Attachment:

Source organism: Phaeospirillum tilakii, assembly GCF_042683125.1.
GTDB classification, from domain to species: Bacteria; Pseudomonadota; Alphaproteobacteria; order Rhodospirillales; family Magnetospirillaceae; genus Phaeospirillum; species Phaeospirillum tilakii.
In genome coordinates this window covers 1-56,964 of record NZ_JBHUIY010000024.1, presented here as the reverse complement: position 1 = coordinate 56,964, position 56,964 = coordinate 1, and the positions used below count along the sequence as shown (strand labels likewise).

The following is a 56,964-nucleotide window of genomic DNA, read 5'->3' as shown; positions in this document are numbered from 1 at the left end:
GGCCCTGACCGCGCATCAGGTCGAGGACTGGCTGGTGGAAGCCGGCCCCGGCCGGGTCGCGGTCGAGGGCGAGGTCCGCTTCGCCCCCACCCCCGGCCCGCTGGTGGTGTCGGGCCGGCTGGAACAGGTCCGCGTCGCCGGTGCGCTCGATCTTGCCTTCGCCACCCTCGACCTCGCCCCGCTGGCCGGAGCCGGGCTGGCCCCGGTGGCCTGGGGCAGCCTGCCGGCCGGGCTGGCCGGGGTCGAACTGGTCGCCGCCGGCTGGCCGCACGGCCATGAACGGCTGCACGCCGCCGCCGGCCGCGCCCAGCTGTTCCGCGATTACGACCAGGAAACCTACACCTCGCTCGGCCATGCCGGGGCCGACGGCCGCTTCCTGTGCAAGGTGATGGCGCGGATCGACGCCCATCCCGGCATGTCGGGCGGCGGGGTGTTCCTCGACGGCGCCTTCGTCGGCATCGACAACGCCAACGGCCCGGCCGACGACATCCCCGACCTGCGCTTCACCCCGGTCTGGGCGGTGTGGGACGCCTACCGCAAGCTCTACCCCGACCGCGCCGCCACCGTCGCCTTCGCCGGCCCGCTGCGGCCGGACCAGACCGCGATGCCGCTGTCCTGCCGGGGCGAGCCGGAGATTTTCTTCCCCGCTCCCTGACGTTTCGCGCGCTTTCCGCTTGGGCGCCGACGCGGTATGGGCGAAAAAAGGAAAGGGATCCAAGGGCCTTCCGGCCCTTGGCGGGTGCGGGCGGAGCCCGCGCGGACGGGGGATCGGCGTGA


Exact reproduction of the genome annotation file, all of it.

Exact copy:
Source organism: Phaeospirillum tilakii, assembly GCF_042683125.1.
GTDB classification, from domain to species: Bacteria; Pseudomonadota; Alphaproteobacteria; order Rhodospirillales; family Magnetospirillaceae; genus Phaeospirillum; species Phaeospirillum tilakii.
In genome coordinates this window covers 1-56,964 of record NZ_JBHUIY010000024.1, presented here as the reverse complement: position 1 = coordinate 56,964, position 56,964 = coordinate 1, and the positions used below count along the sequence as shown (strand labels likewise).

The following is a 56,964-nucleotide window of genomic DNA, read 5'->3' as shown; positions in this document are numbered from 1 at the left end:
GGCCCTGACCGCGCATCAGGTCGAGGACTGGCTGGTGGAAGCCGGCCCCGGCCGGGTCGCGGTCGAGGGCGAGGTCCGCTTCGCCCCCACCCCCGGCCCGCTGGTGGTGTCGGGCCGGCTGGAACAGGTCCGCGTCGCCGGTGCGCTCGATCTTGCCTTCGCCACCCTCGACCTCGCCCCGCTGGCCGGAGCCGGGCTGGCCCCGGTGGCCTGGGGCAGCCTGCCGGCCGGGCTGGCCGGGGTCGAACTGGTCGCCGCCGGCTGGCCGCACGGCCATGAACGGCTGCACGCCGCCGCCGGCCGCGCCCAGCTGTTCCGCGATTACGACCAGGAAACCTACACCTCGCTCGGCCATGCCGGGGCCGACGGCCGCTTCCTGTGCAAGGTGATGGCGCGGATCGACGCCCATCCCGGCATGTCGGGCGGCGGGGTGTTCCTCGACGGCGCCTTCGTCGGCATCGACAACGCCAACGGCCCGGCCGACGACATCCCCGACCTGCGCTTCACCCCGGTCTGGGCGGTGTGGGACGCCTACCGCAAGCTCTACCCCGACCGCGCCGCCACCGTCGCCTTCGCCGGCCCGCTGCGGCCGGACCAGACCGCGATGCCGCTGTCCTGCCGGGGCGAGCCGGAGATTTTCTTCCCCGCTCCCTGACGTTTCGCGCGCTTTCCGCTTGGGCGCCGACGCGGTATGGGCGAAAAAAGGAAAGGGATCCAAGGGCCTTCCGGCCCTTGGCGGGTGCGGGCGGAGCCCGCGCGGACGGGGGATCGGCGTGA